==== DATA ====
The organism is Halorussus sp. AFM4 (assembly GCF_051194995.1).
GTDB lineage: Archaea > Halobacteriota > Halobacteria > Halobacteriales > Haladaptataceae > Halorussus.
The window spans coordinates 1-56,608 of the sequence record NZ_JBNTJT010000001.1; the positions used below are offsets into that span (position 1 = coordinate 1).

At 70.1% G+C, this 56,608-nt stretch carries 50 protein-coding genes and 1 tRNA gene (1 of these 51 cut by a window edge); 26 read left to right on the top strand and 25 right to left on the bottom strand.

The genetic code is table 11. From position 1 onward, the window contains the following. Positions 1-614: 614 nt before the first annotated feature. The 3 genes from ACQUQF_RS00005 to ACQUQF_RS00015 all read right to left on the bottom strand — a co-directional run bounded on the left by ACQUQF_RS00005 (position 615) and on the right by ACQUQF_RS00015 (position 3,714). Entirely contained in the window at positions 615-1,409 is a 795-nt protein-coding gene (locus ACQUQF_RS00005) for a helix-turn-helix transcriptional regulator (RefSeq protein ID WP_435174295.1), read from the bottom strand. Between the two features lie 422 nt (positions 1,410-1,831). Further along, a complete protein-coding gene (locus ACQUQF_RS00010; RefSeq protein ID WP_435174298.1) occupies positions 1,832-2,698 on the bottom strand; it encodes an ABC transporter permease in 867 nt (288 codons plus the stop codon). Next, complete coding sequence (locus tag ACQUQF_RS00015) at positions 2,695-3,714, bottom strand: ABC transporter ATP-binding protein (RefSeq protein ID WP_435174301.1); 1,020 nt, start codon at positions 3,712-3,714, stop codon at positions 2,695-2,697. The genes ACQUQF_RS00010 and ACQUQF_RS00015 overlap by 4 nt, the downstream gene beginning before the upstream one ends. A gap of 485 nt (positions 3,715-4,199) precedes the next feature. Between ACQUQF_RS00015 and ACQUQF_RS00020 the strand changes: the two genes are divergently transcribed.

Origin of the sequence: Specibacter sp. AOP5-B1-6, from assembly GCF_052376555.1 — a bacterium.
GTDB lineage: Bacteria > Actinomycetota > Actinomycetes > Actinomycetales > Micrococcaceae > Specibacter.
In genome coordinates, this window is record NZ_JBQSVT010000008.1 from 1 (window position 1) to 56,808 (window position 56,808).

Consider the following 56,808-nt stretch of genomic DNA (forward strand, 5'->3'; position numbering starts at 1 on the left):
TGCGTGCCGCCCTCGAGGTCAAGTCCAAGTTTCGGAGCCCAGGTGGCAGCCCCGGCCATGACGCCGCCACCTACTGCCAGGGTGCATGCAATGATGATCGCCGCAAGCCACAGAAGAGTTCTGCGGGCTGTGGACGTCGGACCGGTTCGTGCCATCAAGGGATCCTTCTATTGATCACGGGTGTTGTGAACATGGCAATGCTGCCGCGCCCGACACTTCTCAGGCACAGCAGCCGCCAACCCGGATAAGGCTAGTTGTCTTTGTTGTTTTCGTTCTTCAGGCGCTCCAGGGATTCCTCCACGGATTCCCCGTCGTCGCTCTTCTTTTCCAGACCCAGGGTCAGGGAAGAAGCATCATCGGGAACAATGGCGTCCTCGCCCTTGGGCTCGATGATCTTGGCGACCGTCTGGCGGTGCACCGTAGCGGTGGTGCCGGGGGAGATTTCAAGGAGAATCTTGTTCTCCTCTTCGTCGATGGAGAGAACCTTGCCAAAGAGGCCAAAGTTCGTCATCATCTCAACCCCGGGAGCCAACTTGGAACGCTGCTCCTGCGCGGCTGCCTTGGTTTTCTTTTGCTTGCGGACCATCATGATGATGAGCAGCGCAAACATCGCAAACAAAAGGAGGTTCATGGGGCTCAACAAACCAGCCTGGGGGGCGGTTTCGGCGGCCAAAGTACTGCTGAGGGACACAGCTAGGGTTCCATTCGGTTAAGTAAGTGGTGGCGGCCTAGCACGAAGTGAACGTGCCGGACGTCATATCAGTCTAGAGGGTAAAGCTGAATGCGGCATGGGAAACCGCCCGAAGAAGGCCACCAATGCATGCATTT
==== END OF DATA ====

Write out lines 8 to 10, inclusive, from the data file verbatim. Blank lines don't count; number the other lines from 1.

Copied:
In genome coordinates, this window is record NZ_JBQSVT010000008.1 from 1 (window position 1) to 56,808 (window position 56,808).

Consider the following 56,808-nt stretch of genomic DNA (forward strand, 5'->3'; position numbering starts at 1 on the left):
TGCGTGCCGCCCTCGAGGTCAAGTCCAAGTTTCGGAGCCCAGGTGGCAGCCCCGGCCATGACGCCGCCACCTACTGCCAGGGTGCATGCAATGATGATCGCCGCAAGCCACAGAAGAGTTCTGCGGGCTGTGGACGTCGGACCGGTTCGTGCCATCAAGGGATCCTTCTATTGATCACGGGTGTTGTGAACATGGCAATGCTGCCGCGCCCGACACTTCTCAGGCACAGCAGCCGCCAACCCGGATAAGGCTAGTTGTCTTTGTTGTTTTCGTTCTTCAGGCGCTCCAGGGATTCCTCCACGGATTCCCCGTCGTCGCTCTTCTTTTCCAGACCCAGGGTCAGGGAAGAAGCATCATCGGGAACAATGGCGTCCTCGCCCTTGGGCTCGATGATCTTGGCGACCGTCTGGCGGTGCACCGTAGCGGTGGTGCCGGGGGAGATTTCAAGGAGAATCTTGTTCTCCTCTTCGTCGATGGAGAGAACCTTGCCAAAGAGGCCAAAGTTCGTCATCATCTCAACCCCGGGAGCCAACTTGGAACGCTGCTCCTGCGCGGCTGCCTTGGTTTTCTTTTGCTTGCGGACCATCATGATGATGAGCAGCGCAAACATCGCAAACAAAAGGAGGTTCATGGGGCTCAACAAACCAGCCTGGGGGGCGGTTTCGGCGGCCAAAGTACTGCTGAGGGACACAGCTAGGGTTCCATTCGGTTAAGTAAGTGGTGGCGGCCTAGCACGAAGTGAACGTGCCGGACGTCATATCAGTCTAGAGGGTAAAGCTGAATGCGGCATGGGAAACCGCCCGAAGAAGGCCACCAATGCATGCATTT